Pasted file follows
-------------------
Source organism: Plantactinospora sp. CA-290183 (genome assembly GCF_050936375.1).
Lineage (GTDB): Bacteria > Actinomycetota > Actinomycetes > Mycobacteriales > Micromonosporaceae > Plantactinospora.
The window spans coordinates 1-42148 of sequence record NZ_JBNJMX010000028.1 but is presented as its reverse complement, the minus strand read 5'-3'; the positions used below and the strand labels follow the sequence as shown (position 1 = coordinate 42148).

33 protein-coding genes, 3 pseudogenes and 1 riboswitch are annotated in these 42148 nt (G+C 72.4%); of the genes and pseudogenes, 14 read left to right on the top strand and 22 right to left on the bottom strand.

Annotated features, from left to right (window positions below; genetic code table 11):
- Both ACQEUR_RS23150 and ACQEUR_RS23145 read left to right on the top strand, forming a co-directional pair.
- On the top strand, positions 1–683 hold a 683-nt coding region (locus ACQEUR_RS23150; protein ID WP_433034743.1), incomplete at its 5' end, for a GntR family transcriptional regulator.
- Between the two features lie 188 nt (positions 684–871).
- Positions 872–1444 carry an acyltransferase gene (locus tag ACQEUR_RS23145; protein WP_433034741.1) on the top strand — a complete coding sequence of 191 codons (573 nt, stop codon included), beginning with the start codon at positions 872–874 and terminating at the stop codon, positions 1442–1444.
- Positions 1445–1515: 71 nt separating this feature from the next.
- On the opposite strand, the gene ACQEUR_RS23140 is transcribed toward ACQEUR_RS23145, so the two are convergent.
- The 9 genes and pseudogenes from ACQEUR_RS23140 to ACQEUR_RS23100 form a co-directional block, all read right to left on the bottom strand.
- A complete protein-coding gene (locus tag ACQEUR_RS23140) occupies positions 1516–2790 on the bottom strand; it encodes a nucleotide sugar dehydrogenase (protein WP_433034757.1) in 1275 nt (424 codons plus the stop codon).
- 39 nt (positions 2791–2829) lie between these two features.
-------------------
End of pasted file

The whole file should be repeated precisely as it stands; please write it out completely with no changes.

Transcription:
Source organism: Plantactinospora sp. CA-290183 (genome assembly GCF_050936375.1).
Lineage (GTDB): Bacteria > Actinomycetota > Actinomycetes > Mycobacteriales > Micromonosporaceae > Plantactinospora.
The window spans coordinates 1-42148 of sequence record NZ_JBNJMX010000028.1 but is presented as its reverse complement, the minus strand read 5'-3'; the positions used below and the strand labels follow the sequence as shown (position 1 = coordinate 42148).

33 protein-coding genes, 3 pseudogenes and 1 riboswitch are annotated in these 42148 nt (G+C 72.4%); of the genes and pseudogenes, 14 read left to right on the top strand and 22 right to left on the bottom strand.

Annotated features, from left to right (window positions below; genetic code table 11):
- Both ACQEUR_RS23150 and ACQEUR_RS23145 read left to right on the top strand, forming a co-directional pair.
- On the top strand, positions 1–683 hold a 683-nt coding region (locus ACQEUR_RS23150; protein ID WP_433034743.1), incomplete at its 5' end, for a GntR family transcriptional regulator.
- Between the two features lie 188 nt (positions 684–871).
- Positions 872–1444 carry an acyltransferase gene (locus tag ACQEUR_RS23145; protein WP_433034741.1) on the top strand — a complete coding sequence of 191 codons (573 nt, stop codon included), beginning with the start codon at positions 872–874 and terminating at the stop codon, positions 1442–1444.
- Positions 1445–1515: 71 nt separating this feature from the next.
- On the opposite strand, the gene ACQEUR_RS23140 is transcribed toward ACQEUR_RS23145, so the two are convergent.
- The 9 genes and pseudogenes from ACQEUR_RS23140 to ACQEUR_RS23100 form a co-directional block, all read right to left on the bottom strand.
- A complete protein-coding gene (locus tag ACQEUR_RS23140) occupies positions 1516–2790 on the bottom strand; it encodes a nucleotide sugar dehydrogenase (protein WP_433034757.1) in 1275 nt (424 codons plus the stop codon).
- 39 nt (positions 2791–2829) lie between these two features.